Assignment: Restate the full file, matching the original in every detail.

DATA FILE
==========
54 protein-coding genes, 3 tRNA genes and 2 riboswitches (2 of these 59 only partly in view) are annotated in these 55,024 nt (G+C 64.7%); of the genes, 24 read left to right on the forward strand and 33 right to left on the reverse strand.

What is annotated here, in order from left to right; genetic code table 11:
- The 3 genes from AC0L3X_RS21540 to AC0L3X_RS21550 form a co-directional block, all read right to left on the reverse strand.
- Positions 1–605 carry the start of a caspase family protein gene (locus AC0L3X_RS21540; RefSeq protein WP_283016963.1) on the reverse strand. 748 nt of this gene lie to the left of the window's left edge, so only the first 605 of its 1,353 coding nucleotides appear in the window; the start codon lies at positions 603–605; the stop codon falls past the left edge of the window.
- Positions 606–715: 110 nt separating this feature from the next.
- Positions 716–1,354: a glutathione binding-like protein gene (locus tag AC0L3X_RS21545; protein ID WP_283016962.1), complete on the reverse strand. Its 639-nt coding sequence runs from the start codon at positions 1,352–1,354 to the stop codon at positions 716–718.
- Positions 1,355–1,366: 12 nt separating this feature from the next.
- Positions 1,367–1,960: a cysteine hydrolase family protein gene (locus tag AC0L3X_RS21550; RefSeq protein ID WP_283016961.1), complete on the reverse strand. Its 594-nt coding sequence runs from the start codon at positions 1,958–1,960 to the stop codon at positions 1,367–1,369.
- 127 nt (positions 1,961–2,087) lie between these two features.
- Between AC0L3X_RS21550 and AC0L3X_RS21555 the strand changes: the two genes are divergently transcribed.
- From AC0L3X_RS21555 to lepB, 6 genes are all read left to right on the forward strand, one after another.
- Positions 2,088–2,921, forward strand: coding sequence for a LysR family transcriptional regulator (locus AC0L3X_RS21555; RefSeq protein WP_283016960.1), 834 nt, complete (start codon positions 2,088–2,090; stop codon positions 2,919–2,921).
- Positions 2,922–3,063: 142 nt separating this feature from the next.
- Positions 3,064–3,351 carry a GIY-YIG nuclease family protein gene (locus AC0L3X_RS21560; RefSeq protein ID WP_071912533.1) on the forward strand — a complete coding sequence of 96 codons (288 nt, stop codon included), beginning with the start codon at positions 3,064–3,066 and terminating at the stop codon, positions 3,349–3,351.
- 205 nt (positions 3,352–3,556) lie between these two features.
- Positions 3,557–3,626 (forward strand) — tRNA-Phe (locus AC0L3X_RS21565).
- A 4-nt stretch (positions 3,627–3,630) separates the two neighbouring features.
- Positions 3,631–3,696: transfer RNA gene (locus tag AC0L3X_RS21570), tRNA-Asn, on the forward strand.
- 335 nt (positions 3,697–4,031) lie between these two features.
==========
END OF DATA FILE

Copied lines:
54 protein-coding genes, 3 tRNA genes and 2 riboswitches (2 of these 59 only partly in view) are annotated in these 55,024 nt (G+C 64.7%); of the genes, 24 read left to right on the forward strand and 33 right to left on the reverse strand.

What is annotated here, in order from left to right; genetic code table 11:
- The 3 genes from AC0L3X_RS21540 to AC0L3X_RS21550 form a co-directional block, all read right to left on the reverse strand.
- Positions 1–605 carry the start of a caspase family protein gene (locus AC0L3X_RS21540; RefSeq protein WP_283016963.1) on the reverse strand. 748 nt of this gene lie to the left of the window's left edge, so only the first 605 of its 1,353 coding nucleotides appear in the window; the start codon lies at positions 603–605; the stop codon falls past the left edge of the window.
- Positions 606–715: 110 nt separating this feature from the next.
- Positions 716–1,354: a glutathione binding-like protein gene (locus tag AC0L3X_RS21545; protein ID WP_283016962.1), complete on the reverse strand. Its 639-nt coding sequence runs from the start codon at positions 1,352–1,354 to the stop codon at positions 716–718.
- Positions 1,355–1,366: 12 nt separating this feature from the next.
- Positions 1,367–1,960: a cysteine hydrolase family protein gene (locus tag AC0L3X_RS21550; RefSeq protein ID WP_283016961.1), complete on the reverse strand. Its 594-nt coding sequence runs from the start codon at positions 1,958–1,960 to the stop codon at positions 1,367–1,369.
- 127 nt (positions 1,961–2,087) lie between these two features.
- Between AC0L3X_RS21550 and AC0L3X_RS21555 the strand changes: the two genes are divergently transcribed.
- From AC0L3X_RS21555 to lepB, 6 genes are all read left to right on the forward strand, one after another.
- Positions 2,088–2,921, forward strand: coding sequence for a LysR family transcriptional regulator (locus AC0L3X_RS21555; RefSeq protein WP_283016960.1), 834 nt, complete (start codon positions 2,088–2,090; stop codon positions 2,919–2,921).
- Positions 2,922–3,063: 142 nt separating this feature from the next.
- Positions 3,064–3,351 carry a GIY-YIG nuclease family protein gene (locus AC0L3X_RS21560; RefSeq protein ID WP_071912533.1) on the forward strand — a complete coding sequence of 96 codons (288 nt, stop codon included), beginning with the start codon at positions 3,064–3,066 and terminating at the stop codon, positions 3,349–3,351.
- 205 nt (positions 3,352–3,556) lie between these two features.
- Positions 3,557–3,626 (forward strand) — tRNA-Phe (locus AC0L3X_RS21565).
- A 4-nt stretch (positions 3,627–3,630) separates the two neighbouring features.
- Positions 3,631–3,696: transfer RNA gene (locus tag AC0L3X_RS21570), tRNA-Asn, on the forward strand.
- 335 nt (positions 3,697–4,031) lie between these two features.